The Salazar Center and the Network for Landscape Conservation have released a new report exploring how values of diversity, equity, and inclusion have strengthened landscape conservation projects across the United States. The report, funded by the S.D. Bechtel, Jr. Foundation, features unique case studies from across the country and offers critical lessons and actionable resources for conservation practitioners in North America.
“The conservation movement is undergoing a major shift,” says Salazar Center director Beth Conover. “As we as a field reckon with the racist and exclusionary practices that have characterized a lot of conservation work in the U.S., we’re seeing the emergence of more inclusive, collaborative, and community-grounded approaches, and more people of color at the forefront of conservation action. Our report offers just a few examples of how a more inclusive approach can strengthen long-term conservation and community outcomes —and we hope that the lessons learned will be helpful to others in the field.”
The report, entitled Weaving the Strands Together: Case studies in inclusive and equitable landscape conservation, showcases four case studies chosen with geographic and cultural diversity in mind. The case studies address a variety of different challenges faced by inclusive conservation efforts.
The stories that emerge from the city of Baltimore, the desert landscape of Bears Ears Natural Monument, the Klamath River watershed in the Pacific Northwest, and Pembroke Township in northeastern Illinois, represent hard-fought conservation battles and leadership from diverse communities. They also explore how inclusive partnerships can not only advance conservation goals, but foster mutual respect, community autonomy, and cultural recognition as well. Interviews with the leaders of each of the four conservation initiatives, along with other stakeholders in each geography, provide the primary content of these case studies.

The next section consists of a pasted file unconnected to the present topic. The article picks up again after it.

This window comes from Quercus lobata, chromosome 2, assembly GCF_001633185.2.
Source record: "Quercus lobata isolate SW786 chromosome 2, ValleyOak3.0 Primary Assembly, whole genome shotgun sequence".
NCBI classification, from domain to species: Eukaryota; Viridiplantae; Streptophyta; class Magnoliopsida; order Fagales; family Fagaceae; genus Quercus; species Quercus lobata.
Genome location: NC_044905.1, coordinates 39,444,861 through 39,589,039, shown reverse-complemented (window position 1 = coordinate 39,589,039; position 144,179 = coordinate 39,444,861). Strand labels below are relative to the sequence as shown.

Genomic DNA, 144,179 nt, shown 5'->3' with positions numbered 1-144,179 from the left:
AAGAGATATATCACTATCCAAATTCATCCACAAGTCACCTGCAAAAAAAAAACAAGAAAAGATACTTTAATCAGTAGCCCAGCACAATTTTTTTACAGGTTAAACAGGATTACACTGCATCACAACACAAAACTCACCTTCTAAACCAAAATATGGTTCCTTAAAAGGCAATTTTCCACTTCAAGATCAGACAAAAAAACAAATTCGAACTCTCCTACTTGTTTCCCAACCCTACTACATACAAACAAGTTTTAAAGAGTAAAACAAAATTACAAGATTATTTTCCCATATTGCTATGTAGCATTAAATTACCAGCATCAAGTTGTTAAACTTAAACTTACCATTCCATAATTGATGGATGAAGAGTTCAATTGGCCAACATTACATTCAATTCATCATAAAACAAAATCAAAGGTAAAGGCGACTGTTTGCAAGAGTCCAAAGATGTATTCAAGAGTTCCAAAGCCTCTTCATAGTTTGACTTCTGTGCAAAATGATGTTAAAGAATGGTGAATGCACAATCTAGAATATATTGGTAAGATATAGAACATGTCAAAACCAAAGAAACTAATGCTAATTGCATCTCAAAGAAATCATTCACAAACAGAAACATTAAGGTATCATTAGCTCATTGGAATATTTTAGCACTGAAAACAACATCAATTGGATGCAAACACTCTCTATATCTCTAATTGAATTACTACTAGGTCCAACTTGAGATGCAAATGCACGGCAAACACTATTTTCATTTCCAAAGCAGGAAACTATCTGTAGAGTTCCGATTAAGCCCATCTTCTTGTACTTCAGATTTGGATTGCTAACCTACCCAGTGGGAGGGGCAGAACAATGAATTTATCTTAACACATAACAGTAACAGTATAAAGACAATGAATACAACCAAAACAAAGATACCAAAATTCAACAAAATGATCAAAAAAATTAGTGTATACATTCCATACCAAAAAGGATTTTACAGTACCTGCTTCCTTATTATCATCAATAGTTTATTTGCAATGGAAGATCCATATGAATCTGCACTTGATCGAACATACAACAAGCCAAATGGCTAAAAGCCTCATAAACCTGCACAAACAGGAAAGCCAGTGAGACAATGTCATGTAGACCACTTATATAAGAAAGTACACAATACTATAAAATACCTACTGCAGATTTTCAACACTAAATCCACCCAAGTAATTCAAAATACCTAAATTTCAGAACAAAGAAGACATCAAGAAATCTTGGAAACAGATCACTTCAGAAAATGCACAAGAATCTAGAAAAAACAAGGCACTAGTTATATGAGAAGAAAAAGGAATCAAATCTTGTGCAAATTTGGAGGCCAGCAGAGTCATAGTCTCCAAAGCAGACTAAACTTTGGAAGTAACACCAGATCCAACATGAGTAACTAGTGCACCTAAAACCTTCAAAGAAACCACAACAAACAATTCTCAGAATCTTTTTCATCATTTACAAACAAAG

“Many conservation organizations are just starting down the long and rocky path of righting historical wrongs and weaving equity, inclusion, and environmental justice principles into their work,” says Dr. Angelina Gonzalez-Aller, a co-author of the report and a community resilience program manager at the Center for Large Landscape Conservation. “And while every landscape and community is different, there is nonetheless common ground when it comes to working in a more collaborative, equitable way. There are a lot of peer-to-peer learning opportunities, and this report is part of that.”
The final report is available to read and download on our website, and the Network for Landscape Conservation will be using it as the foundation for a virtual policy forum later this year.
About the Network for Landscape Conservation
The Network is a national and cross-border hub and leading voice for supporting and advancing collaborative conservation at the necessary landscape scale. It connects people to ideas and innovations—and to each other—in order to accelerate the pace and practice of landscape conservation. The Network develops effective tools and advances best practices and policies to help people safeguard their imperiled landscapes. It also connects and amplifies the voices of its 30-person, cross-sector leadership team, 150 organizational partners, and 3,000 individual members. It is fiscally sponsored by the Center for Large Landscape Conservation in Bozeman, Montana.
About the Salazar Center
The Salazar Center for North American Conservation at Colorado State University works to support and advance the health and connectivity of the natural systems and landscapes of North America—be they urban or rural; working or wildlands; public or private. The Center brings together thought leaders, resources, and diverse perspectives to inform an intersectional approach to conservation challenges, building bridges that connect academic research, community practice, and policy development.